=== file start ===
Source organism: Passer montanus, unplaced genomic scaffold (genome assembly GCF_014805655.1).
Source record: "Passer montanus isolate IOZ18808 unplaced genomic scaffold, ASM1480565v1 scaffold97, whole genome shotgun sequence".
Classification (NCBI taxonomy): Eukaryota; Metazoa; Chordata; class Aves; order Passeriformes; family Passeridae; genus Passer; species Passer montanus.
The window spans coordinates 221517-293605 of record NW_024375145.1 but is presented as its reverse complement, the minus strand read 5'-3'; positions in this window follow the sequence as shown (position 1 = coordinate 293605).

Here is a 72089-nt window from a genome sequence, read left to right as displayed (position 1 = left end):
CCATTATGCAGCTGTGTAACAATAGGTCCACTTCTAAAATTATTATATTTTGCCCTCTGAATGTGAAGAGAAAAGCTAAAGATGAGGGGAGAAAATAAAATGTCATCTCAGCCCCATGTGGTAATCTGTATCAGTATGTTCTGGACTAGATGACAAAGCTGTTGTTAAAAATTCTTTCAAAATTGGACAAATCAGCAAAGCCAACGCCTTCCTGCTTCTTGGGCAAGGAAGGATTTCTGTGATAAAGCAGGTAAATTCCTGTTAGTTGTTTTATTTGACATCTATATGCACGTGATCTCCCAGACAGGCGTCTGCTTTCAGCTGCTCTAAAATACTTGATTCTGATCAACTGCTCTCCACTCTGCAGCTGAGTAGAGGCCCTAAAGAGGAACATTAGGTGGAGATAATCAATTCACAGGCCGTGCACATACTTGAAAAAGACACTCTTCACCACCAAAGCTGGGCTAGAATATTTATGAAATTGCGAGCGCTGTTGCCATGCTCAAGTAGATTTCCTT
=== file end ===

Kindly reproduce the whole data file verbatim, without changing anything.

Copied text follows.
Source organism: Passer montanus, unplaced genomic scaffold (genome assembly GCF_014805655.1).
Source record: "Passer montanus isolate IOZ18808 unplaced genomic scaffold, ASM1480565v1 scaffold97, whole genome shotgun sequence".
Classification (NCBI taxonomy): Eukaryota; Metazoa; Chordata; class Aves; order Passeriformes; family Passeridae; genus Passer; species Passer montanus.
The window spans coordinates 221517-293605 of record NW_024375145.1 but is presented as its reverse complement, the minus strand read 5'-3'; positions in this window follow the sequence as shown (position 1 = coordinate 293605).

Here is a 72089-nt window from a genome sequence, read left to right as displayed (position 1 = left end):
CCATTATGCAGCTGTGTAACAATAGGTCCACTTCTAAAATTATTATATTTTGCCCTCTGAATGTGAAGAGAAAAGCTAAAGATGAGGGGAGAAAATAAAATGTCATCTCAGCCCCATGTGGTAATCTGTATCAGTATGTTCTGGACTAGATGACAAAGCTGTTGTTAAAAATTCTTTCAAAATTGGACAAATCAGCAAAGCCAACGCCTTCCTGCTTCTTGGGCAAGGAAGGATTTCTGTGATAAAGCAGGTAAATTCCTGTTAGTTGTTTTATTTGACATCTATATGCACGTGATCTCCCAGACAGGCGTCTGCTTTCAGCTGCTCTAAAATACTTGATTCTGATCAACTGCTCTCCACTCTGCAGCTGAGTAGAGGCCCTAAAGAGGAACATTAGGTGGAGATAATCAATTCACAGGCCGTGCACATACTTGAAAAAGACACTCTTCACCACCAAAGCTGGGCTAGAATATTTATGAAATTGCGAGCGCTGTTGCCATGCTCAAGTAGATTTCCTT